Education Policy | Post Primary | Preschool | Primary | Tertiary | Search

 

Good Budget for PTE Students

To Education Reporter
24 May 2001


Good Budget for PTE Students


“This Budget will support growth in student numbers at private training establishments (PTEs), giving about 4,000 more students the opportunity to learn in 2002. I am confident that most PTEs will accept this offer and freeze student fees, just as they did last year. PTEs support the Government’s intention to increase tertiary education participation by keeping it affordable, said Margaret Yates, NZAPEP Executive member.”

“We also strongly welcome increases in funding for adult literacy and second-chance education. We provide the majority of services in those areas and have not seen a Government that prioritises those areas for many years. We appreciate the Government paying attention to the whole knowledge economy, not just the high-tech areas. ”

“The establishment of the Tertiary Education Commission is a positive development that will bring tertiary education issues under one roof. ITOs and many PTEs have served an apprenticeship with Skill New Zealand, but it is now time to move on.”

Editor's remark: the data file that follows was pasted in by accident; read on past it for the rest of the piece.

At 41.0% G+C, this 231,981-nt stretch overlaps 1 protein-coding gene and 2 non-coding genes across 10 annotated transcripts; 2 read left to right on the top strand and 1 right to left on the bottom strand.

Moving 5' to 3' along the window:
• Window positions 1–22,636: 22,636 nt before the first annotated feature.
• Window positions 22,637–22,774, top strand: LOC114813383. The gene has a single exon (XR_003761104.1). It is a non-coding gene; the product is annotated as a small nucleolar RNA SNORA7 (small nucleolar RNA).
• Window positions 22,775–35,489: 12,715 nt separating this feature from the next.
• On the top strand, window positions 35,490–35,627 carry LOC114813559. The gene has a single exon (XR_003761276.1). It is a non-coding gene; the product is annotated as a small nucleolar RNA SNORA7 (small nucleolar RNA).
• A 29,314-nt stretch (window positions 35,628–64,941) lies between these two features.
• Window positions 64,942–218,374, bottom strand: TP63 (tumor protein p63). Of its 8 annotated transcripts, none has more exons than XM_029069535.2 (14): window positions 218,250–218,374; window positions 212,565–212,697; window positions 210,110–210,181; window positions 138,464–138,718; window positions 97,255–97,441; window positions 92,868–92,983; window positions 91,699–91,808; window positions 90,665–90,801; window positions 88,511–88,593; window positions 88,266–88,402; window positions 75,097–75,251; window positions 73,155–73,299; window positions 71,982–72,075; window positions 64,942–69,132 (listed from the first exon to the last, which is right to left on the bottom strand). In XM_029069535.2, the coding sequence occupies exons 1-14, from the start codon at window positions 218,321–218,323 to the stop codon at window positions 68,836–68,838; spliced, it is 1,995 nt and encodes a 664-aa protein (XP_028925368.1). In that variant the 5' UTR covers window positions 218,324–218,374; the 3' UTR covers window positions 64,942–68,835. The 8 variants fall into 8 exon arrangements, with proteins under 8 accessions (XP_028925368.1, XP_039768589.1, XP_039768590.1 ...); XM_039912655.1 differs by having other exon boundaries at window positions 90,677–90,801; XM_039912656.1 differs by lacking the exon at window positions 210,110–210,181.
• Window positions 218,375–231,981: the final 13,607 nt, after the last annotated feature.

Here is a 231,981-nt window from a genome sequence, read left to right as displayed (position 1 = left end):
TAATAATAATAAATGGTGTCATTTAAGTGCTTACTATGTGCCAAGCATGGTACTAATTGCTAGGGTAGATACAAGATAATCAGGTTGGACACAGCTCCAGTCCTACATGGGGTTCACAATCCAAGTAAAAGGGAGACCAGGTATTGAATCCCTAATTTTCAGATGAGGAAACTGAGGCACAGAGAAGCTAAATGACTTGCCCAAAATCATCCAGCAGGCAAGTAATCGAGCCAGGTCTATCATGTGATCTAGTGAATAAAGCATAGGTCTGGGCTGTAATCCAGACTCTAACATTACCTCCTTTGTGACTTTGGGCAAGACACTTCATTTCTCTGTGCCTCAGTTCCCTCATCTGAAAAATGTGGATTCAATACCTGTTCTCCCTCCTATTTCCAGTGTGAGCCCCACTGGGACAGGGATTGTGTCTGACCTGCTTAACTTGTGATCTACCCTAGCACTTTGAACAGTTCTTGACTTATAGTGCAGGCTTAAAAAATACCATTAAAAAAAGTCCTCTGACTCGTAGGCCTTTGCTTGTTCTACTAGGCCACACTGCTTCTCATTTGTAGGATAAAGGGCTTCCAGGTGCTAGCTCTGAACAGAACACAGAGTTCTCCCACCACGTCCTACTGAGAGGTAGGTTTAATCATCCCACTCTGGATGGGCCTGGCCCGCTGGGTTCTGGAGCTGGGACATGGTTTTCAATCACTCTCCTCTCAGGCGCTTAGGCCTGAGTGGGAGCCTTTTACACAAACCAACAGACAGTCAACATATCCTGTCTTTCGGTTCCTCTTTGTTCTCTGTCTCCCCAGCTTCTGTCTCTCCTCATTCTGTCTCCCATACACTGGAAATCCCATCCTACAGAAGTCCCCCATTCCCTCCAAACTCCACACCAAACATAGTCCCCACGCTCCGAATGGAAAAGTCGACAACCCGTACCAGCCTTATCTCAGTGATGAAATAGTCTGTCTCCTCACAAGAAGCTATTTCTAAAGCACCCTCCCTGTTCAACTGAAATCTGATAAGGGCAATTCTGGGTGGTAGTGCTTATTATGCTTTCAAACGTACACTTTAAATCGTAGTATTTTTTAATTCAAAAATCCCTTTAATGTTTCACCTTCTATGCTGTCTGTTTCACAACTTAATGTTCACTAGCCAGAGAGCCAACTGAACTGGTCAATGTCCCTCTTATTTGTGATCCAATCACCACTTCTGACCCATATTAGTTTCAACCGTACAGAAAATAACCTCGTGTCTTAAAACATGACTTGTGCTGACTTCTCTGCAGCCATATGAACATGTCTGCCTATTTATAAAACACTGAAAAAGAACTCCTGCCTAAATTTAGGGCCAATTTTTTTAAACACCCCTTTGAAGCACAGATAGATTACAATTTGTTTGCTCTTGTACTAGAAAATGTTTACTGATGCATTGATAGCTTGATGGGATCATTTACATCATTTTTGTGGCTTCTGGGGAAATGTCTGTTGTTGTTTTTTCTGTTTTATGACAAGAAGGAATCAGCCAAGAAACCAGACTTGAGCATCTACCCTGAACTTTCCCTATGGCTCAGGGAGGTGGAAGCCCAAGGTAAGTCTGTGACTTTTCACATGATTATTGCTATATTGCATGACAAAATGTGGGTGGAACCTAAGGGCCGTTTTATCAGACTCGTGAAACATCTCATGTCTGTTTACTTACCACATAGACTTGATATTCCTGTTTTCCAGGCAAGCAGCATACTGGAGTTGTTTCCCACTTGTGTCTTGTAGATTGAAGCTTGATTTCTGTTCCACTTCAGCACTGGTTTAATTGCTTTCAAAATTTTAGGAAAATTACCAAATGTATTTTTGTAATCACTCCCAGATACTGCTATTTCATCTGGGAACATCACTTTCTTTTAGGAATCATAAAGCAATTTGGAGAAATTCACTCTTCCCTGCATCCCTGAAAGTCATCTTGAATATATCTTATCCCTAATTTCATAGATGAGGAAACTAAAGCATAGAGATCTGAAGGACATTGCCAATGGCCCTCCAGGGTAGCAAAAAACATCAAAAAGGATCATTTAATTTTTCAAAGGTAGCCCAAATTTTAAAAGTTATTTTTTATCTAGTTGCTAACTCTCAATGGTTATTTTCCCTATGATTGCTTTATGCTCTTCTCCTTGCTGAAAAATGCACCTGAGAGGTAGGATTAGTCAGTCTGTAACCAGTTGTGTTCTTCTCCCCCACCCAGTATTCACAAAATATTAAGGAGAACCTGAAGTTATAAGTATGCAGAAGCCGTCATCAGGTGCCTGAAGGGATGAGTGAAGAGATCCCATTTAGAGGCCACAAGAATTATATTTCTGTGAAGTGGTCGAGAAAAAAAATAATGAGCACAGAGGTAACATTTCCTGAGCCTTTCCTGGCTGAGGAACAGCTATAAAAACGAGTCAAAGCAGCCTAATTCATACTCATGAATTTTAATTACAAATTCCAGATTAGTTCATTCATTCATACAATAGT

“The Government’s commitment to building export education is also necessary. The PTE sector generates about a third of export education revenue ($189m) and we look forward to building that in partnership with the Government.”

Note to reporters: If you want comment from PTE students, we can supply details for the students’ association leaders at the Whitecliffe College of Art and Design in Auckland (a degree-granting art school). There is no national association for PTE students. Contact Dave Guerin at 021 404 334 for details.

Contact Margaret Yates on 03 389 5357 (work), 025 360 924 (mobile)
NZAPEP is the largest national association of private training establishments registered with NZQA. Its 158 members enrol over half of the PTE students in New Zealand.

© Scoop Media

 
 
 
Culture Headlines | Health Headlines | Education Headlines

 

Howard Davis: Roddy Doyle's Grim and Gritty Rosie

Although it was completed over two years ago, Roddy Doyle's first original screenplay in over eighteen years has only just arrived in New Zealand. It's been well worth the wait. More>>

Simon Nathan: No Ordinary In-Laws

The title of this short memoir by Keith Ovenden is misleading – it would be better called “Bill, Shirley and me” as it is an account of Ovenden’s memories of his parents-in-law, Bill Sutch and Shirley Smith. His presence is pervasive through the book. All three participants are (or were) eloquent, strongly-opinionated intellectuals who have made significant contributions to different aspects of New Zealand life. Their interactions were often complex and difficult... More>>

 
 
 
 
 
 

LATEST HEADLINES

  • CULTURE
  • HEALTH
  • EDUCATION
 


 
  • Wellington
  • Christchurch
  • Auckland